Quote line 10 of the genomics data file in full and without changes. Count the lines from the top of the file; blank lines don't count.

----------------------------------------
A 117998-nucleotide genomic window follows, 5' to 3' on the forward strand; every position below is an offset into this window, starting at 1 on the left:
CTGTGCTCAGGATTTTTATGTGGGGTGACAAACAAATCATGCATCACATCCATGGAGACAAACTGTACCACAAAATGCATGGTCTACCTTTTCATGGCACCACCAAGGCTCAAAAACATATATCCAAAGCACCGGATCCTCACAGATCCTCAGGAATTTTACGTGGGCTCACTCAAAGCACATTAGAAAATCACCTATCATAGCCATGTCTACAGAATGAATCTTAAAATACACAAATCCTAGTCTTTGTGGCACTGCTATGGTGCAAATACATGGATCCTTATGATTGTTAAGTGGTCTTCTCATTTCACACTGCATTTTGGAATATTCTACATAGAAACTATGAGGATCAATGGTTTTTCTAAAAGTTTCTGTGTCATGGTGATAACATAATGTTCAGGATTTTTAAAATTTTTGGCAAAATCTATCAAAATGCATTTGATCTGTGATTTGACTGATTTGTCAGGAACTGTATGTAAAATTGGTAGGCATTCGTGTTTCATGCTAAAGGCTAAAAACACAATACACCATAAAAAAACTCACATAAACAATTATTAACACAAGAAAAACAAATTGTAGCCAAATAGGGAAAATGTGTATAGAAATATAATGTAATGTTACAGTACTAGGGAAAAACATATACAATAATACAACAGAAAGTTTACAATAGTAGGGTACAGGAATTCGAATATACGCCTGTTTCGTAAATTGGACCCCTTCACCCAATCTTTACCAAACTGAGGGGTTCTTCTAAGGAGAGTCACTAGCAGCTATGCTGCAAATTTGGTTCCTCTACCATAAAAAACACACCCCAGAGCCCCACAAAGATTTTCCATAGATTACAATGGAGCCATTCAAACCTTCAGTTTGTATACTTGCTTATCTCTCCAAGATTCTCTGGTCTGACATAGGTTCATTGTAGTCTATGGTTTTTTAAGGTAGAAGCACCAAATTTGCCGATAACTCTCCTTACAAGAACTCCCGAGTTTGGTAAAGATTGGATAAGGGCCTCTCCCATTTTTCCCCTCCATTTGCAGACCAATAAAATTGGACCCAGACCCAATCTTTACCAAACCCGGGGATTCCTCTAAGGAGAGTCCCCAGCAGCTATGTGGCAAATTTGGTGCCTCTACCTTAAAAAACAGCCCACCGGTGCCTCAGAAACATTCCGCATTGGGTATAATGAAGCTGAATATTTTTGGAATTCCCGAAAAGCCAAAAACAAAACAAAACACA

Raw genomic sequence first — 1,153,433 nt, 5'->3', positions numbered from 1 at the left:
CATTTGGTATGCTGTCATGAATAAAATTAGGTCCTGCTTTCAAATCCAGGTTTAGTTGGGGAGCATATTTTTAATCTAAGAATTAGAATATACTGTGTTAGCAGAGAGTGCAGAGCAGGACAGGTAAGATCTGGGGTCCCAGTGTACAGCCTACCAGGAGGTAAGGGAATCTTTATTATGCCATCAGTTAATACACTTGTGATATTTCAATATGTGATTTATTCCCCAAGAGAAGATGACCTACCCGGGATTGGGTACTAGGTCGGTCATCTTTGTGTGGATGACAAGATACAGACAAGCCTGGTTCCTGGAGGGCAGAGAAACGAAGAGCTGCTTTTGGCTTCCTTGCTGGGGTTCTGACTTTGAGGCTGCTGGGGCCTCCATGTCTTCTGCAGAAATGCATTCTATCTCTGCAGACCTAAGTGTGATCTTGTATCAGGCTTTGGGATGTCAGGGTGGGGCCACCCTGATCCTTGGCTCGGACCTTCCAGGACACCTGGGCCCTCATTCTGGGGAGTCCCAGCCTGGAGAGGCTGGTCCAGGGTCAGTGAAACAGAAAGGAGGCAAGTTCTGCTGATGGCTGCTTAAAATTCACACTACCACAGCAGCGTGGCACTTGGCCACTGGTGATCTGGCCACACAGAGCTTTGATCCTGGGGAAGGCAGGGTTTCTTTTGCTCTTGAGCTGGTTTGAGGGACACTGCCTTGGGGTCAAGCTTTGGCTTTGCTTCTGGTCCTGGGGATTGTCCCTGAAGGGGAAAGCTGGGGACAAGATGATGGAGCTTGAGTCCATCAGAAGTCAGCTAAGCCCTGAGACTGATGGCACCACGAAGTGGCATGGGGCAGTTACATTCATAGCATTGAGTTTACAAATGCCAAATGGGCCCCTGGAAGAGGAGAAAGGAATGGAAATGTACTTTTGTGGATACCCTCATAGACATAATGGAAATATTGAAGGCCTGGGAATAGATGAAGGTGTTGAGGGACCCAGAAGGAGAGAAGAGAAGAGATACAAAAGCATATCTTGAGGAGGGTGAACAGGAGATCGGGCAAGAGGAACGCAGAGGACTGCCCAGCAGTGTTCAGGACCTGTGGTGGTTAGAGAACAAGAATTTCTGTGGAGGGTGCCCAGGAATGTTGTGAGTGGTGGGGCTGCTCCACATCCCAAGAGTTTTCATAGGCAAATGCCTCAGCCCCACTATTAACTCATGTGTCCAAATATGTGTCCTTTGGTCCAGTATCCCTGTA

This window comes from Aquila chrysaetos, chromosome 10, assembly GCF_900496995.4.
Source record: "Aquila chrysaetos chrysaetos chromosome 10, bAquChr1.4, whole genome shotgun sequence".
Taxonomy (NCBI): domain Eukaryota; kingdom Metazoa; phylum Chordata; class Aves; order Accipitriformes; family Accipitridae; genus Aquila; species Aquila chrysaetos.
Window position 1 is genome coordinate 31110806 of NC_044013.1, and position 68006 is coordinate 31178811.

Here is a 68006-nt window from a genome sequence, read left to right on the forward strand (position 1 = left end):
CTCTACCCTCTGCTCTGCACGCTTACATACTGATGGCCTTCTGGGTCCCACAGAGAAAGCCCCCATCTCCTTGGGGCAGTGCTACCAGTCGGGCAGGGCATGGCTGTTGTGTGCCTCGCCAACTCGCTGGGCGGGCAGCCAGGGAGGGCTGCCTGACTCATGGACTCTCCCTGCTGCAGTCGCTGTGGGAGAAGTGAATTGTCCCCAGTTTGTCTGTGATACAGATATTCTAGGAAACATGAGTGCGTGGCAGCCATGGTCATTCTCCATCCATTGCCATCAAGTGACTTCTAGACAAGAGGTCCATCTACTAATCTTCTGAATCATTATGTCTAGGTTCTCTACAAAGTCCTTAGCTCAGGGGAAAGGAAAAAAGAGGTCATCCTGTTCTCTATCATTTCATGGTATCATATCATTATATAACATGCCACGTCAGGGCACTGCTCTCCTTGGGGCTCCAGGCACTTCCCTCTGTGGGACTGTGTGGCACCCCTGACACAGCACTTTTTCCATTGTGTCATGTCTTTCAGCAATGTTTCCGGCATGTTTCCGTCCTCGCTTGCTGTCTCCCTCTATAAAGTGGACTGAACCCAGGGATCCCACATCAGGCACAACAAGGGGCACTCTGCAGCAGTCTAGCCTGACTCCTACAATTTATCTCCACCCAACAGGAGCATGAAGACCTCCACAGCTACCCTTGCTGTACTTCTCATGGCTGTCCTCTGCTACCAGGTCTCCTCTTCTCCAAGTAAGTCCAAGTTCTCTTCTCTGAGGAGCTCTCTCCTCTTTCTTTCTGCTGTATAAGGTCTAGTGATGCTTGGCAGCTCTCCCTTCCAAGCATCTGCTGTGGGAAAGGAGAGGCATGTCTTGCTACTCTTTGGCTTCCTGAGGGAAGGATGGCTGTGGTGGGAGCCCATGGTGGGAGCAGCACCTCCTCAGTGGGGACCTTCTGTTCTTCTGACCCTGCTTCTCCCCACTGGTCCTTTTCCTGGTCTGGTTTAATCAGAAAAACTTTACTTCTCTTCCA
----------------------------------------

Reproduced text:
CTCTACCCTCTGCTCTGCACGCTTACATACTGATGGCCTTCTGGGTCCCACAGAGAAAGCCCCCATCTCCTTGGGGCAGTGCTACCAGTCGGGCAGGGCATGGCTGTTGTGTGCCTCGCCAACTCGCTGGGCGGGCAGCCAGGGAGGGCTGCCTGACTCATGGACTCTCCCTGCTGCAGTCGCTGTGGGAGAAGTGAATTGTCCCCAGTTTGTCTGTGATACAGATATTCTAGGAAACATGAGTGCGTGGCAGCCATGGTCATTCTCCATCCATTGCCATCAAGTGACTTCTAGACAAGAGGTCCATCTACTAATCTTCTGAATCATTATGTCTAGGTTCTCTACAAAGTCCTTAGCTCAGGGGAAAGGAAAAAAGAGGTCATCCTGTTCTCTATCATTTCATGGTATCATATCATTATATAACATGCCACGTCAGGGCACTGCTCTCCTTGGGGCTCCAGGCACTTCCCTCTGTGGGACTGTGTGGCACCCCTGACACAGCACTTTTTCCATTGTGTCATGTCTTTCAGCAATGTTTCCGGCATGTTTCCGTCCTCGCTTGCTGTCTCCCTCTATAAAGTGGACTGAACCCAGGGATCCCACATCAGGCACAACAAGGGGCACTCTGCAGCAGTCTAGCCTGACTCCTACAATTTATCTCCACCCAACAGGAGCATGAAGACCTCCACAGCTACCCTTGCTGTACTTCTCATGGCTGTCCTCTGCTACCAGGTCTCCTCTTCTCCAAGTAAGTCCAAGTTCTCTTCTCTGAGGAGCTCTCTCCTCTTTCTTTCTGCTGTATAAGGTCTAGTGATGCTTGGCAGCTCTCCCTTCCAAGCATCTGCTGTGGGAAAGGAGAGGCATGTCTTGCTACTCTTTGGCTTCCTGAGGGAAGGATGGCTGTGGTGGGAGCCCATGGTGGGAGCAGCACCTCCTCAGTGGGGACCTTCTGTTCTTCTGACCCTGCTTCTCCCCACTGGTCCTTTTCCTGGTCTGGTTTAATCAGAAAAACTTTACTTCTCTTCCA